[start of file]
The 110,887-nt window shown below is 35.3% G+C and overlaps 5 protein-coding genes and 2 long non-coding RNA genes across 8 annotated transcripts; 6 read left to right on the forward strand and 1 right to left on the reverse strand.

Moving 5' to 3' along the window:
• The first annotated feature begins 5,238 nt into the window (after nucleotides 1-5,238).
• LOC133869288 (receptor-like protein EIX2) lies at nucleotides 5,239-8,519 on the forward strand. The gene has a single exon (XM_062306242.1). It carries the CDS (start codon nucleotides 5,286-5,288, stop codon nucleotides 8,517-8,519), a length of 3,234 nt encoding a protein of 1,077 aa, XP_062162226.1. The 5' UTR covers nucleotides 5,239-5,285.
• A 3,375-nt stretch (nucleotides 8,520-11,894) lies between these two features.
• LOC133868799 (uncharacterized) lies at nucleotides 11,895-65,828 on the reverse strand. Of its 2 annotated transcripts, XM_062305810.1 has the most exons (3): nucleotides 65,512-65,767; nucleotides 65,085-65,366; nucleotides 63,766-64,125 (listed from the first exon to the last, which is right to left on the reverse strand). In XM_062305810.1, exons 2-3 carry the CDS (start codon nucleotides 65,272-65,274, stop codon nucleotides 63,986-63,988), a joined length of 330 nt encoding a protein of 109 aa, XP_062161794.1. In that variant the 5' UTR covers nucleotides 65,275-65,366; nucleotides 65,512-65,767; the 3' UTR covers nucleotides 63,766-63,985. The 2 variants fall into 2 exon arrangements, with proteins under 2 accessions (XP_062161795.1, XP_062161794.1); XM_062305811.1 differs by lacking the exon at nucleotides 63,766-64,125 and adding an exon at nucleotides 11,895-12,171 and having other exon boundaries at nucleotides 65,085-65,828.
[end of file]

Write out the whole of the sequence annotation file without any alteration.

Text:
The 110,887-nt window shown below is 35.3% G+C and overlaps 5 protein-coding genes and 2 long non-coding RNA genes across 8 annotated transcripts; 6 read left to right on the forward strand and 1 right to left on the reverse strand.

Moving 5' to 3' along the window:
• The first annotated feature begins 5,238 nt into the window (after nucleotides 1-5,238).
• LOC133869288 (receptor-like protein EIX2) lies at nucleotides 5,239-8,519 on the forward strand. The gene has a single exon (XM_062306242.1). It carries the CDS (start codon nucleotides 5,286-5,288, stop codon nucleotides 8,517-8,519), a length of 3,234 nt encoding a protein of 1,077 aa, XP_062162226.1. The 5' UTR covers nucleotides 5,239-5,285.
• A 3,375-nt stretch (nucleotides 8,520-11,894) lies between these two features.
• LOC133868799 (uncharacterized) lies at nucleotides 11,895-65,828 on the reverse strand. Of its 2 annotated transcripts, XM_062305810.1 has the most exons (3): nucleotides 65,512-65,767; nucleotides 65,085-65,366; nucleotides 63,766-64,125 (listed from the first exon to the last, which is right to left on the reverse strand). In XM_062305810.1, exons 2-3 carry the CDS (start codon nucleotides 65,272-65,274, stop codon nucleotides 63,986-63,988), a joined length of 330 nt encoding a protein of 109 aa, XP_062161794.1. In that variant the 5' UTR covers nucleotides 65,275-65,366; nucleotides 65,512-65,767; the 3' UTR covers nucleotides 63,766-63,985. The 2 variants fall into 2 exon arrangements, with proteins under 2 accessions (XP_062161795.1, XP_062161794.1); XM_062305811.1 differs by lacking the exon at nucleotides 63,766-64,125 and adding an exon at nucleotides 11,895-12,171 and having other exon boundaries at nucleotides 65,085-65,828.